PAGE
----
US election 2016: Trump on charm offensive in Detroit

Republican presidential nominee says he wants to help rebuild Detroit as he pursues black voters ahead of election.

Republican presidential candidate Donald Trump promised African Americans prosperity and jobs on Saturday in a visit to a black church in Detroit, as he called for a “civil rights agenda of our time”.

“I am here to listen to you,” Trump told the congregation at the Great Faith Ministries International. “I am here to learn.”

The former real estate mogul and Reality TV star has stepped up his appeals to minority voters in recent weeks, but the visit was the first time Trump has addressed a largely black audience since winning the Republican nomination.

While protesters were a vocal presence outside, Trump made a pitch inside for support from an electorate strongly aligned with Democrat Hillary Clinton.

“I want to help you build and rebuild Detroit,” he said. “I fully understand that the African-American community has suffered from discrimination and there are many wrongs that should be made right.”

He also said the nation needs “a civil rights agenda of our time,” with better education and good jobs.

The visit is a high-profile stop in Trump’s recent bid to offset the overwhelming advantage his rival Hillary Clinton has among African American voters, who make up 12 percent of the electorate.

‘Devil’s in the pulpit’

Before the speech, protesters chanting “Dump Trump” and “We’re going to church” tried to push through police barriers to gain entrance. 

“The devil’s in the pulpit,” shouted Wyoman Mitchell, one of about 200 protesters who were pushed back by police on foot and on horseback in the tense encounter. 

Trump seeks African-American, Hispanic votes

“[Trump] didn’t come to hear us, he came to talk to one of us to tell us what he thinks we ought to do,” Pastor Lawrence Glass, one of the organisers of the protest, told Al Jazeera. 

“We are protesting against someone who has proven to have a legacy of bigotry and bullying… people of color and people of faith are not standing for Trump and his antics of racial bias.”

Church pastor Bishop Wayne Jackson had invited the New York billionaire to attend the fellowship service, and make some remarks.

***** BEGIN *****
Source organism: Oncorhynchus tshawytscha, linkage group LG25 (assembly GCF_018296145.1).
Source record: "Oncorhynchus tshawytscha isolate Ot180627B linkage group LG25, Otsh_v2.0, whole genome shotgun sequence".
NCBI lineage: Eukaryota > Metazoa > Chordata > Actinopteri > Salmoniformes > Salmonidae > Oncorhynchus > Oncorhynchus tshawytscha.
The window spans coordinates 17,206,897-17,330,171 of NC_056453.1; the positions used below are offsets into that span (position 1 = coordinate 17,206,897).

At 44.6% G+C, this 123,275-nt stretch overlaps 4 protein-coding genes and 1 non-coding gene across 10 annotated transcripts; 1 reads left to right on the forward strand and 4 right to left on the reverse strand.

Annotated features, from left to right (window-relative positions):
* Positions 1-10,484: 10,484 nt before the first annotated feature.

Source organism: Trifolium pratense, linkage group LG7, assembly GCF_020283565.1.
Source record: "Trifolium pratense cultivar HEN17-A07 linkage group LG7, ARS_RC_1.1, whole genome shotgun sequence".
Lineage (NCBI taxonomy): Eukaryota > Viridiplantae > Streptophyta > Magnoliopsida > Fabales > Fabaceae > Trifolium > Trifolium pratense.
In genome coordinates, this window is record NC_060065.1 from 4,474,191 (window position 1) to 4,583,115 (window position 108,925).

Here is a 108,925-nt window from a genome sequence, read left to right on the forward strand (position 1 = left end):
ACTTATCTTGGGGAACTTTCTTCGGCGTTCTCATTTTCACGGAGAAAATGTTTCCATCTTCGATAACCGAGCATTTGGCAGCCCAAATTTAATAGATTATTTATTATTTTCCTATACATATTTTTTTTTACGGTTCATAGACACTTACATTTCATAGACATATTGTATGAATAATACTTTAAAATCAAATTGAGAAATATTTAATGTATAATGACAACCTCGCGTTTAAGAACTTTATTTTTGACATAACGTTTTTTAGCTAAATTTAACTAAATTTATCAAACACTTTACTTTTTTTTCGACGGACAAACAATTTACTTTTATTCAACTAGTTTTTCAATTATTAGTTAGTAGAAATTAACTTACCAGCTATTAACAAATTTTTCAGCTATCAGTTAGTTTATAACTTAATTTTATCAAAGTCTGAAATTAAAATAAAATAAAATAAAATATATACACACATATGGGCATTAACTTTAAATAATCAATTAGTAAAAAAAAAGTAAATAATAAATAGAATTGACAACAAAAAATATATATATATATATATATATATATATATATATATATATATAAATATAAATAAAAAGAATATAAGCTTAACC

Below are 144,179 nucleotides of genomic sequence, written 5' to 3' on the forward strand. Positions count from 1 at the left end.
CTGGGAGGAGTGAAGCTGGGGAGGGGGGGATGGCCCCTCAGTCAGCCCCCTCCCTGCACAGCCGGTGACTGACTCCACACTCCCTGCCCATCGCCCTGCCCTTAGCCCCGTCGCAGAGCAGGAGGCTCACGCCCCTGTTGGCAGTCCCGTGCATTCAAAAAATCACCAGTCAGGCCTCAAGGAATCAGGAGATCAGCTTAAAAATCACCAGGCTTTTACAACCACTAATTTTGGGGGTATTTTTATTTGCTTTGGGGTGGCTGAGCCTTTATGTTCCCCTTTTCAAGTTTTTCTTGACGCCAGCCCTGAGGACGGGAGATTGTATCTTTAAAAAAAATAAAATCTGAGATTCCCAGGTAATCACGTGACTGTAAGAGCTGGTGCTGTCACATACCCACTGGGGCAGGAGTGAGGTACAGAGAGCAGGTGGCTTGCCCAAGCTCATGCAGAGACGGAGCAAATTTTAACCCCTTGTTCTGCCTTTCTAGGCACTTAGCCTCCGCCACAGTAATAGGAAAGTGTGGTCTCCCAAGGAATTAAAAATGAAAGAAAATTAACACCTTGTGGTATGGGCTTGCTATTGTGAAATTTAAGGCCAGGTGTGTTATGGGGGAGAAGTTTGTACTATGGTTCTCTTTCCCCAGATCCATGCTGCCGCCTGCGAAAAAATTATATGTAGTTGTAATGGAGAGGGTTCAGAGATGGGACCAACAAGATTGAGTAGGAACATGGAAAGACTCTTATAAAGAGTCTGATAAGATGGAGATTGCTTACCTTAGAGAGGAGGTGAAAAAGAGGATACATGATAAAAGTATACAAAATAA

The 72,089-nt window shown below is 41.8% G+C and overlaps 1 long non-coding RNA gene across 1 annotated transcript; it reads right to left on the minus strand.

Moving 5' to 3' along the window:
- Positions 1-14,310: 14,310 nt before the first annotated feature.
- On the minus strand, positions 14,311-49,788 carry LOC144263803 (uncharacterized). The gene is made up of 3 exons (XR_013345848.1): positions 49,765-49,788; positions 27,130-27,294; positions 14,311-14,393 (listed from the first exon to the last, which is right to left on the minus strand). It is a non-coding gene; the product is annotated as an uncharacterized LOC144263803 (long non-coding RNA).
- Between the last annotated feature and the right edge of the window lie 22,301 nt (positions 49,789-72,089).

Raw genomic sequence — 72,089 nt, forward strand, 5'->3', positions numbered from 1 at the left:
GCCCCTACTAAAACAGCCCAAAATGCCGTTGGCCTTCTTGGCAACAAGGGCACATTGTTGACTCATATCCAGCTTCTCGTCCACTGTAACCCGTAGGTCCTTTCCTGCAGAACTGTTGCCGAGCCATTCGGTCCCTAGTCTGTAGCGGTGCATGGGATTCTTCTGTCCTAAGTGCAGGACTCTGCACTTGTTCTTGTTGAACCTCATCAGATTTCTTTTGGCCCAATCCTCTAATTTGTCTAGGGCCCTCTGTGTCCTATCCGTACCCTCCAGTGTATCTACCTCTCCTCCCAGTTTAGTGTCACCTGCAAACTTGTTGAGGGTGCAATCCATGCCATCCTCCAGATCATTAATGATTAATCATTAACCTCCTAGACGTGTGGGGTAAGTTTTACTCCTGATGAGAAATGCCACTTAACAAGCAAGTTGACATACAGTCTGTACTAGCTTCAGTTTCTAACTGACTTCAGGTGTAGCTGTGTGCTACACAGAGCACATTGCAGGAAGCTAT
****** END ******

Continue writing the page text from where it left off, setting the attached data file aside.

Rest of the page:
“We’re told he’ll be there for at least an hour and a half and then he’s going to record an interview with the pastor, which will then be edited and broadcast on a black television channel in a couple of days,” said Al Jazeera’s Alan Fisher, reporting from outside the church. 

Charm offensive 

The church appearance contrasted sharply with Trump’s previous crude appeals for black support. 

“What do you have to lose?” he said, addressing African Americans in a speech in Ohio less than two weeks ago to an overwhelmingly white audience.

“They don’t care about you. They just like you once every four years – get your vote and then they say: ‘Bye, bye!'” he said.

To bolster his case, Trump points at the Democratic stance on immigration, claiming his rival would rather give jobs to new refugees than unemployed black youth.

The African-American electorate traditionally leans heavily Democratic.

In 2012, about 93 percent of black voters backed Obama – an overwhelming enthusiasm that Clinton appears to have kept alive, taking 90 percent of the black vote in her primary contest against Bernie Sanders.

OPINION: Fear of a black and brown America

Detroit has the highest percentage of black residents – more than 80 percent – of any large American city.

Many neighborhoods have been hollowed out by decades of “white flight,” in which Caucasian families left downtown and midtown for more affluent suburbs.

“Our political system has failed the people and works only to enrich itself. I want to reform that system so that it works for you, everybody in this room.” Trump told the audience inside the church.

Democrats regularly remind voters that Trump’s backers include former Ku Klux Klan leader David Duke – although the candidate has publicly rejected the extreme-right endorsement.

They also point out that Trump spearheaded the dubious “birther” movement, which sought – with backing from the Republican Party’s right wing – to cast doubt on the nationality of Obama, America’s first black president.

Source : Al Jazeera, News Agencies


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